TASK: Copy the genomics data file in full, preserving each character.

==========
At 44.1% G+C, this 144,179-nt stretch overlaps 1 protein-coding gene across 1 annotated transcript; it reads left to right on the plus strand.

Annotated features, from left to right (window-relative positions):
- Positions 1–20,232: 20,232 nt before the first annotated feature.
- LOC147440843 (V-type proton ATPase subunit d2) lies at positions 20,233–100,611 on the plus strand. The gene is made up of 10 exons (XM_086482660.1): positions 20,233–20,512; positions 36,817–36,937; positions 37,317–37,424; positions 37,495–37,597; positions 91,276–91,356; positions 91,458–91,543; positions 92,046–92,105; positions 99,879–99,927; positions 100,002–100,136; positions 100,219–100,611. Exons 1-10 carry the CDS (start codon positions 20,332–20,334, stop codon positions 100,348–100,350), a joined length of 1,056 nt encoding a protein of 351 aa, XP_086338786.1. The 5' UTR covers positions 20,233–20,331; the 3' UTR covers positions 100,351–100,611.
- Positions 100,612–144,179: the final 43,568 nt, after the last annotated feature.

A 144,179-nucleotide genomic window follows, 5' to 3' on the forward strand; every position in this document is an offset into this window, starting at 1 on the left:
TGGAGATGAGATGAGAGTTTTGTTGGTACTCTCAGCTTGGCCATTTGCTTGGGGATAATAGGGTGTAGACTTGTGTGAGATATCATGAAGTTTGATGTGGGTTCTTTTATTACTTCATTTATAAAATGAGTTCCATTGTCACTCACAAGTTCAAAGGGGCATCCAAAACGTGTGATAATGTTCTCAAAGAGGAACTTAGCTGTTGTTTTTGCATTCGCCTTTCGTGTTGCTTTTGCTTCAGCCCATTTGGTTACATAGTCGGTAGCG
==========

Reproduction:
At 44.1% G+C, this 144,179-nt stretch overlaps 1 protein-coding gene across 1 annotated transcript; it reads left to right on the plus strand.

Annotated features, from left to right (window-relative positions):
- Positions 1–20,232: 20,232 nt before the first annotated feature.
- LOC147440843 (V-type proton ATPase subunit d2) lies at positions 20,233–100,611 on the plus strand. The gene is made up of 10 exons (XM_086482660.1): positions 20,233–20,512; positions 36,817–36,937; positions 37,317–37,424; positions 37,495–37,597; positions 91,276–91,356; positions 91,458–91,543; positions 92,046–92,105; positions 99,879–99,927; positions 100,002–100,136; positions 100,219–100,611. Exons 1-10 carry the CDS (start codon positions 20,332–20,334, stop codon positions 100,348–100,350), a joined length of 1,056 nt encoding a protein of 351 aa, XP_086338786.1. The 5' UTR covers positions 20,233–20,331; the 3' UTR covers positions 100,351–100,611.
- Positions 100,612–144,179: the final 43,568 nt, after the last annotated feature.

A 144,179-nucleotide genomic window follows, 5' to 3' on the forward strand; every position in this document is an offset into this window, starting at 1 on the left:
TGGAGATGAGATGAGAGTTTTGTTGGTACTCTCAGCTTGGCCATTTGCTTGGGGATAATAGGGTGTAGACTTGTGTGAGATATCATGAAGTTTGATGTGGGTTCTTTTATTACTTCATTTATAAAATGAGTTCCATTGTCACTCACAAGTTCAAAGGGGCATCCAAAACGTGTGATAATGTTCTCAAAGAGGAACTTAGCTGTTGTTTTTGCATTCGCCTTTCGTGTTGCTTTTGCTTCAGCCCATTTGGTTACATAGTCGGTAGCG